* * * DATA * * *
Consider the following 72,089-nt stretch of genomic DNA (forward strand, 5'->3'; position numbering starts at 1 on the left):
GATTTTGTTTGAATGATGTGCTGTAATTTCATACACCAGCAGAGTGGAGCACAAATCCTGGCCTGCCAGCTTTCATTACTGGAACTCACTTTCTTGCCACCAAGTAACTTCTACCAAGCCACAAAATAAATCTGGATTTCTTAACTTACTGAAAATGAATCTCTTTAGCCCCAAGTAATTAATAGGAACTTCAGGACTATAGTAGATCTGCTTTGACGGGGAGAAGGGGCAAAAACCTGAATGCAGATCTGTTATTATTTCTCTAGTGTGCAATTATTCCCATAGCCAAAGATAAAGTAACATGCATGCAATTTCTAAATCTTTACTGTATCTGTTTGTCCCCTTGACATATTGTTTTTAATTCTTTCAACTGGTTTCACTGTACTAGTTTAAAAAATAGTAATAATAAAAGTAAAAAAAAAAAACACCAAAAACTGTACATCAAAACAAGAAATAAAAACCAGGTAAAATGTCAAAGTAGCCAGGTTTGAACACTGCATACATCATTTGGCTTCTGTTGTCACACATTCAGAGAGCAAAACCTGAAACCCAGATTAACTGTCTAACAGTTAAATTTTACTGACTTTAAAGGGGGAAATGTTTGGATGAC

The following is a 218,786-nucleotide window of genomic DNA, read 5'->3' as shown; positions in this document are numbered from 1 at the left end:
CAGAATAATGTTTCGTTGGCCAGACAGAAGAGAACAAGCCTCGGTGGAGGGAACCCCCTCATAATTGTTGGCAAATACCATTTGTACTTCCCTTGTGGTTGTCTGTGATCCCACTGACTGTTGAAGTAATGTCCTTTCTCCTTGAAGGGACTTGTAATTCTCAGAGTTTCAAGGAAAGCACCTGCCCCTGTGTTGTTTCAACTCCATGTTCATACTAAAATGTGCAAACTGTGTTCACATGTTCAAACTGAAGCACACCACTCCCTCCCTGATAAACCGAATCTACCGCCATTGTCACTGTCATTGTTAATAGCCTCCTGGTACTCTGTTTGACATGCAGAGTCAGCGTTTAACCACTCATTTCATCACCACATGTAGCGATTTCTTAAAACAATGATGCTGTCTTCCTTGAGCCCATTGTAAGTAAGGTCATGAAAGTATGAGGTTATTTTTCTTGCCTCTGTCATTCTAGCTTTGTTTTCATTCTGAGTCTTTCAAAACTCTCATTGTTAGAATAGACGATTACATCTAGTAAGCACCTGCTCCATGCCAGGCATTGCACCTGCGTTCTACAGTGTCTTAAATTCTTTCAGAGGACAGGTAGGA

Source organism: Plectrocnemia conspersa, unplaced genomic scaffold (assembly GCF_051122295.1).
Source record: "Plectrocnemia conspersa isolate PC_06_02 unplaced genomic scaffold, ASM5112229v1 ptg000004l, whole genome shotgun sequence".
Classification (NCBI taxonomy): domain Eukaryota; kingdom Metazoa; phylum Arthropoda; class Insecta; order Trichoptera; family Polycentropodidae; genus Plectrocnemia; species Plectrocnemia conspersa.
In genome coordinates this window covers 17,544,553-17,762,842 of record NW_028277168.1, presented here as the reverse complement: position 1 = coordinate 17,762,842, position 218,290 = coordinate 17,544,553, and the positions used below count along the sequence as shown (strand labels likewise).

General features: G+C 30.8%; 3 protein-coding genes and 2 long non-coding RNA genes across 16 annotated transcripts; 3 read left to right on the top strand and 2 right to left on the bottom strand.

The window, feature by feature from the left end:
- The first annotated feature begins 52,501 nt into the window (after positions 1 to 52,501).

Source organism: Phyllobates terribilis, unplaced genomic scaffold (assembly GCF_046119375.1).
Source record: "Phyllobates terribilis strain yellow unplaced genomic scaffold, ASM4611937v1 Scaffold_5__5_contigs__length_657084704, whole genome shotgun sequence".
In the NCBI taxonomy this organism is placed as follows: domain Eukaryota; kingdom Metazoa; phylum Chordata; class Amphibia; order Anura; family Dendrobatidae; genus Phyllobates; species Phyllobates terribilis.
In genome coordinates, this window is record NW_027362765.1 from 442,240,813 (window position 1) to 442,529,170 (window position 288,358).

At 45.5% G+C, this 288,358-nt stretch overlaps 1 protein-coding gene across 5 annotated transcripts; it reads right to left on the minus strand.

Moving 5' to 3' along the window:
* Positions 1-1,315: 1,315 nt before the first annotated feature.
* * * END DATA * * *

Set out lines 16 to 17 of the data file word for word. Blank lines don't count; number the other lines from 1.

At 45.5% G+C, this 288,358-nt stretch overlaps 1 protein-coding gene across 5 annotated transcripts; it reads right to left on the minus strand.

Moving 5' to 3' along the window: